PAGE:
It takes a lot to impress me when it comes to food, but one new restaurant in Miami has me ecstatic. I am celebrating the arrival of the legendary Chef Carlos Garcia, and his 3-month-old restaurant (as of this writing) Obra Kitchen Table in the Jade Building at 1331 Brickell Avenue.
Chef Garcia is no slouch, but has an excellent pedigree, with cooking stints at the famed El Bulli, El Celler Can Roca, and Mugaritz in Spain, before opening his own restaurant Alto, in Venezuela in 2007. He has been on the Worlds 50 Best Latin Restaurant list from 2013-2016. With all the unrest and uncertainty in Venezuela, he has decided to open his first stateside establishment in Miami. His restaurant is directly across from La Petit Maison on the ground floor of the Jade Building in Brickell, overlooking the water and palm trees.
It is housed in a modern 3,015 square foot space where the focal point is the 25 seat wrap around bar – the best seats in the house – where you can see the chefs in action, at the Josper grill where the chefs give heat and char to dishes, or where they are creating dramatic desserts. The walls are done in a mint green subway tile, with black and white artwork of native Venezuelan people as well as video art. The restaurant seats about 70 inside and an additional 18 outside. Plans are for a long chefs table near the entrance across from the bar. This concept is different for the chef. He is used to cooking in fine dining establishments. This space is young, casual, unpretentious and reasonably priced. But the caliber of the food still has a flawless harmony of dynamic flavors. The chefs food has an unexpected mix of unique flavors, creating modern South American and Latin dishes.
We were honoured to not only have Chef Garcia cooking in the house when we were there, but to also personally serve us almost every dish. I can tell you that this talented giant of a man (literally and figuratively) was humble and most gracious. We left our meal in his creative hands and we were not disappointed. While we waited for his magic I ordered one of their signature cocktails. I prefer a sweet drink and was pleased with my choice of a Guanatini, with Grey Goose, St. Germaine, burned guanabana and lychee. There are a dozen signature cocktails as well as mocktails, beer, sangria and wines.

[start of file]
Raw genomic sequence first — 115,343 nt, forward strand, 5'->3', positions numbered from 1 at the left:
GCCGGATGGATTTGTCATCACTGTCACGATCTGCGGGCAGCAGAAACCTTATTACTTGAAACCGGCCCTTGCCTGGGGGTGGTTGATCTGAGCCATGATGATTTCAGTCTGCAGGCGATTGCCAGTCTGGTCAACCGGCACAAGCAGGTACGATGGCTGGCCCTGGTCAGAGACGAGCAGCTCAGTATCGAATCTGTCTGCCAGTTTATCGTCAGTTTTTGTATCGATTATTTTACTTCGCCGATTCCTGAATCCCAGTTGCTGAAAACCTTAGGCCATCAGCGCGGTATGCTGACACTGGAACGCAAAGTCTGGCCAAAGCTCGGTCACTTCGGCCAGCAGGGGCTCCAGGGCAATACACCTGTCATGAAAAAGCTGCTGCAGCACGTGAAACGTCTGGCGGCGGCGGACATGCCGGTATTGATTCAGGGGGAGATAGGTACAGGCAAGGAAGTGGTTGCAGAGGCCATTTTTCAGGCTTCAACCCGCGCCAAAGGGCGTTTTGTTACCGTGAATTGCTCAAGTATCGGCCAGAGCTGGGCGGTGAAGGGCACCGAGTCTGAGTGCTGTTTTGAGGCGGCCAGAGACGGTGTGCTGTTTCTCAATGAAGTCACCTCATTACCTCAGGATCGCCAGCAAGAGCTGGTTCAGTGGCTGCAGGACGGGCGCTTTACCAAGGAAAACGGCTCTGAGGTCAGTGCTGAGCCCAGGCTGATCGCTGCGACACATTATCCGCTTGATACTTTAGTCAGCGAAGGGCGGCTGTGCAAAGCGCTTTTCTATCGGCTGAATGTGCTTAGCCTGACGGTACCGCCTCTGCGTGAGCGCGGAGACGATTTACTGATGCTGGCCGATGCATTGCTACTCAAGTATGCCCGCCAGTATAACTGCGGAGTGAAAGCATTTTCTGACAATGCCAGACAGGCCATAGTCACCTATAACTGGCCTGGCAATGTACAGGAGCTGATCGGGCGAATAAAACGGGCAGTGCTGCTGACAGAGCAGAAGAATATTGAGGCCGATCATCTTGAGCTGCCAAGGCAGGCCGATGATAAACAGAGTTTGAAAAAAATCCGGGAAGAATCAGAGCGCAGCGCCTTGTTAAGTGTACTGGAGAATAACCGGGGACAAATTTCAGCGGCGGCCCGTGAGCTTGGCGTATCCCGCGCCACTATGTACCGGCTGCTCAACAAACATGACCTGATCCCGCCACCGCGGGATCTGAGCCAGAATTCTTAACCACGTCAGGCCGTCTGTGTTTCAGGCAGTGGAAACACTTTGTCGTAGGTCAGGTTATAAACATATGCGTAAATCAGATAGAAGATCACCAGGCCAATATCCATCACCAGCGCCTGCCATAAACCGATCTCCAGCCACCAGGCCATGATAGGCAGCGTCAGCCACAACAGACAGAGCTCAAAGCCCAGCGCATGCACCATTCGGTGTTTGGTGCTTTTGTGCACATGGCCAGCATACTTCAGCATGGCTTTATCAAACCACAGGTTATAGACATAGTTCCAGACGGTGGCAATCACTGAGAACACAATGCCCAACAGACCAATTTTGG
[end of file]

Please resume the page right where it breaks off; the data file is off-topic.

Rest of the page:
Our first course was a cobia tiradito, with pineapple, rum, leche de tigre, sofrito paste and crispy kale. These flavors all tied together so well. Next up was a kale, Brussels sprout and green asparagus salad, hidden beneath thinly sliced watermelon radish. One of Obra’s signature dishes was next, thinly cut crispy shoestring fries, topped with a fried egg and sea urchin. You toss it all together for a bite of harmonious ying and yang. One of my favourite dishes is from the Miami Spice menu, a fresh mozzarella with a creamy and bursting with flavor, black bean sauce with avocado and coconut, and then topped with a perfect arepa. Another signature dish was the octopus carbonara, a different take on the Italian specialty, which I still prefer. We had the catch of the day, a cobia, with roasted sunchokes in a salsa verde, which was excellent. But for me the highlight was a fall off the bone, tender and tasty lamb in a coconut and curry sauce served on a corn pancake. This dish had so many wonderful components and I could have honestly licked the plate if no one was looking. For dessert, which was prepared directly in front of us, we delighted in the toxic chocolate creation, which comprised of a chocolate sponge cake, chocolate ice cream, passion fruit gel, Malden salt, and burnt white chocolate served inside a crisp thin cookie tube. And then if that weren’t enough, I had the best quesillo of my life. Each bite consisted of a thick, creamy custard, with a subtle essence of rum, on top of a butter cookie, with caramel sauce with whipped cream and caramel whipped cream, with burned white chocolate crumble. Our server Mariana checked on us after every course to see what we thought of every bite. GM Hosman Bolboa runs a tight ship and was very hospitable.
After 9pm they turn up the music, and the place was packed even during the usual slow months of summer. The restaurant is open for lunch Monday to Friday, and is a bargain, and for dinner Monday to Saturday. They have a happy hour Monday to Friday from 4 pm till 8.
My meal was a gastronomic feast, that was creative, ambitious, innovative and yet unpretentious, approachable and casual. Considering the pedigree of the chef, the food was moderately priced. Like Massimo Bottura, Chef Carlos has a foundation which helps to feed hungry children. He has dubbed his cuisine “cucina sabrosa”, which means delicious, enjoyable food prepared with recognizable, local ingredients, presented in the most unpretentious and creative way. I couldn’t agree more.